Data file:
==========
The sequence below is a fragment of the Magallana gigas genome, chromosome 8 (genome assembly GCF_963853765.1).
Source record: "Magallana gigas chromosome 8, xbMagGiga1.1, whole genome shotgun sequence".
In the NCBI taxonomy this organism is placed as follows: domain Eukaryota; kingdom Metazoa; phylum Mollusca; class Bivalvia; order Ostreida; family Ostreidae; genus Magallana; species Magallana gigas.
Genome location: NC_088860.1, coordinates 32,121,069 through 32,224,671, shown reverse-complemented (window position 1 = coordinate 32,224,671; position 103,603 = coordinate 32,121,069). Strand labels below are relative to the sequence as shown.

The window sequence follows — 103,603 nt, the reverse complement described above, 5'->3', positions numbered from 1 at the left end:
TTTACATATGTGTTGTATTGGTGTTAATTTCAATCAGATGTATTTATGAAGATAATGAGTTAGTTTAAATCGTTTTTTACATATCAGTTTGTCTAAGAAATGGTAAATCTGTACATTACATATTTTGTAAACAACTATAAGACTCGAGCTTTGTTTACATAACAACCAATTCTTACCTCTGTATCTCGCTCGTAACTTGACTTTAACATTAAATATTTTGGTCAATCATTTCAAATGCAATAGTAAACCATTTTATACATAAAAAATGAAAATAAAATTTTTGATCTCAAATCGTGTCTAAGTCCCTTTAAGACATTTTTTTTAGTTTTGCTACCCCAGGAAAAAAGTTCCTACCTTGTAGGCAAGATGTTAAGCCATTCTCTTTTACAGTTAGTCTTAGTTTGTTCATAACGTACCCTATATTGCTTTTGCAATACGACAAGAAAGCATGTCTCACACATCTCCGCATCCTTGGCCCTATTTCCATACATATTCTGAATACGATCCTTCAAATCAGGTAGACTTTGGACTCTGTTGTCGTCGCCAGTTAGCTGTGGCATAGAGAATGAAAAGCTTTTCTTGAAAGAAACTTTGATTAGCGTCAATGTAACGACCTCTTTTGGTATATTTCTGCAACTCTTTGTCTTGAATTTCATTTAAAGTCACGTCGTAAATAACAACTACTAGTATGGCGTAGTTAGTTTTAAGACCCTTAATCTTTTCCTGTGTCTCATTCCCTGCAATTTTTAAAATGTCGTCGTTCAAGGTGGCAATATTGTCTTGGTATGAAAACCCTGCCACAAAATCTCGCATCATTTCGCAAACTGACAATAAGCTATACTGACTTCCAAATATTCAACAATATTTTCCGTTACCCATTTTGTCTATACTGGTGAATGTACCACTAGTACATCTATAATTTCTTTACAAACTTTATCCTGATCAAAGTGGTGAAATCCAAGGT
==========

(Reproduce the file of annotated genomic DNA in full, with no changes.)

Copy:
The sequence below is a fragment of the Magallana gigas genome, chromosome 8 (genome assembly GCF_963853765.1).
Source record: "Magallana gigas chromosome 8, xbMagGiga1.1, whole genome shotgun sequence".
In the NCBI taxonomy this organism is placed as follows: domain Eukaryota; kingdom Metazoa; phylum Mollusca; class Bivalvia; order Ostreida; family Ostreidae; genus Magallana; species Magallana gigas.
Genome location: NC_088860.1, coordinates 32,121,069 through 32,224,671, shown reverse-complemented (window position 1 = coordinate 32,224,671; position 103,603 = coordinate 32,121,069). Strand labels below are relative to the sequence as shown.

The window sequence follows — 103,603 nt, the reverse complement described above, 5'->3', positions numbered from 1 at the left end:
TTTACATATGTGTTGTATTGGTGTTAATTTCAATCAGATGTATTTATGAAGATAATGAGTTAGTTTAAATCGTTTTTTACATATCAGTTTGTCTAAGAAATGGTAAATCTGTACATTACATATTTTGTAAACAACTATAAGACTCGAGCTTTGTTTACATAACAACCAATTCTTACCTCTGTATCTCGCTCGTAACTTGACTTTAACATTAAATATTTTGGTCAATCATTTCAAATGCAATAGTAAACCATTTTATACATAAAAAATGAAAATAAAATTTTTGATCTCAAATCGTGTCTAAGTCCCTTTAAGACATTTTTTTTAGTTTTGCTACCCCAGGAAAAAAGTTCCTACCTTGTAGGCAAGATGTTAAGCCATTCTCTTTTACAGTTAGTCTTAGTTTGTTCATAACGTACCCTATATTGCTTTTGCAATACGACAAGAAAGCATGTCTCACACATCTCCGCATCCTTGGCCCTATTTCCATACATATTCTGAATACGATCCTTCAAATCAGGTAGACTTTGGACTCTGTTGTCGTCGCCAGTTAGCTGTGGCATAGAGAATGAAAAGCTTTTCTTGAAAGAAACTTTGATTAGCGTCAATGTAACGACCTCTTTTGGTATATTTCTGCAACTCTTTGTCTTGAATTTCATTTAAAGTCACGTCGTAAATAACAACTACTAGTATGGCGTAGTTAGTTTTAAGACCCTTAATCTTTTCCTGTGTCTCATTCCCTGCAATTTTTAAAATGTCGTCGTTCAAGGTGGCAATATTGTCTTGGTATGAAAACCCTGCCACAAAATCTCGCATCATTTCGCAAACTGACAATAAGCTATACTGACTTCCAAATATTCAACAATATTTTCCGTTACCCATTTTGTCTATACTGGTGAATGTACCACTAGTACATCTATAATTTCTTTACAAACTTTATCCTGATCAAAGTGGTGAAATCCAAGGT